After weeks of delays, printed materials for Tennessee’s new TNReady standardized test have been delivered to all 142 school districts, a spokeswoman for the Tennessee Department of Education said Monday.
The last batch was delivered Monday morning to Rutherford County Schools, where school leaders were prepared to begin administering tests between Tuesday and Thursday of this week, depending on when the materials arrived. As of last Friday, only 22 of the Middle Tennessee district’s 45 schools had received the tests.
This is the last week of the state’s testing window for Part I of TNReady, Tennessee’s new assessment aligned with its current Common Core standards. Because of the delayed shipping, the Department of Education will afford some districts flexibility to finish testing next week, said spokeswoman Ashley Ball.
For districts that have spring break right around the corner, that leaves only four weeks of instructional time between the completion of Part I testing and the beginning of Part II’s testing window, scheduled for April 25 to May 10.
Almost 2 million Part I tests have been printed and shipped since the failed rollout of the online version of TNReady on Feb. 8. The test vendor, North Carolina-based Measurement Inc., printed materials from eight centers across the Southeast to deliver them in time for the Part I testing window.
Initially, paper-based tests had been printed for only a handful of districts expected to have isolated online glitches. But when Tennessee Education Commissioner Candice McQueen and her leadership team scrapped the online version a few hours after the platform experienced a severe network outage, printer capacity issues challenged Measurement Inc. to deliver paper-based testing materials statewide in a timely manner.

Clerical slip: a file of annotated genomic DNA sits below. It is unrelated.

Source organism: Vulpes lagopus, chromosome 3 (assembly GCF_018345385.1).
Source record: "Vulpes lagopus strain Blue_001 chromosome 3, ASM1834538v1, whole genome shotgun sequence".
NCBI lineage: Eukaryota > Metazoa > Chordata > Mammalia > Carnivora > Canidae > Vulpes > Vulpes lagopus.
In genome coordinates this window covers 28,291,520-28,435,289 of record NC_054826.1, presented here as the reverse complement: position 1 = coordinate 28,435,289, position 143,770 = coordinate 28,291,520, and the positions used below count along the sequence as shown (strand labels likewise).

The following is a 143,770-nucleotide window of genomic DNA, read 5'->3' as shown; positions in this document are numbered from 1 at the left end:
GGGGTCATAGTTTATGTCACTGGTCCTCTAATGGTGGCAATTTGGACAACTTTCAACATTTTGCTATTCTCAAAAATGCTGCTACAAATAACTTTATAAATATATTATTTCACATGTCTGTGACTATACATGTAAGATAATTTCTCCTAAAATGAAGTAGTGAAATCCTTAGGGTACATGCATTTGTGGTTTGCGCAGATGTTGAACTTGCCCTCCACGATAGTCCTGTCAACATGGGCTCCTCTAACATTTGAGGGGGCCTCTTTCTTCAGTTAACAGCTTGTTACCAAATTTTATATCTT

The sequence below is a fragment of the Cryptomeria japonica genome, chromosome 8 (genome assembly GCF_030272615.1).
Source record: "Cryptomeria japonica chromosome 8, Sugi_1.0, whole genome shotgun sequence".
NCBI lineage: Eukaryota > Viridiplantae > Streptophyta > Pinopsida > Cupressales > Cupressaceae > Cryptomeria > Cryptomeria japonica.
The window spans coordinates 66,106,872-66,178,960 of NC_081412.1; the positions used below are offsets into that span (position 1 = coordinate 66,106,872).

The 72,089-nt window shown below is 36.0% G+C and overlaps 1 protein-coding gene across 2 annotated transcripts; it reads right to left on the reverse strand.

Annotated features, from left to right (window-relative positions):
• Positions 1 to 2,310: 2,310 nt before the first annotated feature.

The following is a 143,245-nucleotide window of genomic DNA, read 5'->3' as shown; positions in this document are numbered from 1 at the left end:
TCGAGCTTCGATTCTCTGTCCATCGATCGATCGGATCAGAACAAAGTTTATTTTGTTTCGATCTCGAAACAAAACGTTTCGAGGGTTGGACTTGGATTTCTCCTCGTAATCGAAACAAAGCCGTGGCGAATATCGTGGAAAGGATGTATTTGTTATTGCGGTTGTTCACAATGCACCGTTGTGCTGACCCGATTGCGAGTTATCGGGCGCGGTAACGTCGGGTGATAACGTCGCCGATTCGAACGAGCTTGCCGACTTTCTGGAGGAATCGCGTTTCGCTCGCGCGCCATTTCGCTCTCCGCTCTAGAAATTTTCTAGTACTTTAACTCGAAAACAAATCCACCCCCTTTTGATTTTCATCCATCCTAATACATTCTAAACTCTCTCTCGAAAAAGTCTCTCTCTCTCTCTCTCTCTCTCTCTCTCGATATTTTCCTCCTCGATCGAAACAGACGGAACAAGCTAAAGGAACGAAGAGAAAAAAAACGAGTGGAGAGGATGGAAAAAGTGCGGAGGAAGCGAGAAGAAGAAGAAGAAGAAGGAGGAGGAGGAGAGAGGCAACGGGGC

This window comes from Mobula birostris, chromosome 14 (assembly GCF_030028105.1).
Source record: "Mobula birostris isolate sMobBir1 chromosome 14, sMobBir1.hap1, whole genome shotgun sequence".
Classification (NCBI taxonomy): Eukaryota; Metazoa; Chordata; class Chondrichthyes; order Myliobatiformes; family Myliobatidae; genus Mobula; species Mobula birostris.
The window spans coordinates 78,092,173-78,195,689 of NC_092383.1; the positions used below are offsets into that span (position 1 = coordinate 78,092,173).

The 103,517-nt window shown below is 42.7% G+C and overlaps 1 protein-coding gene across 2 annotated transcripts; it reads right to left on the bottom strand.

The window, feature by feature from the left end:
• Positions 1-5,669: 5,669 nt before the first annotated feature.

For many districts, especially for the state’s largest school systems, scheduled shipment arrival dates came and went multiple times, further complicating testing and instruction schedules in many Tennessee classrooms.
Frustration and concern about the TNReady rollout prompted Gov. Bill Haslam to propose a bill that would give teachers the option to exclude TNReady scores from teacher evaluations this year. The legislature is expected to approve Haslam’s proposal. (Read our explainer about the three teacher evaluation options laid out in Haslam’s plan.)
Ball estimates that less than two dozen districts are still testing on the final week of the Part I testing window.
That includes Shelby County Schools, Tennessee’s largest school district, which began testing on Monday, even though less than half of its schools had not received materials as of last Friday, said district spokeswoman Kristin Tallent.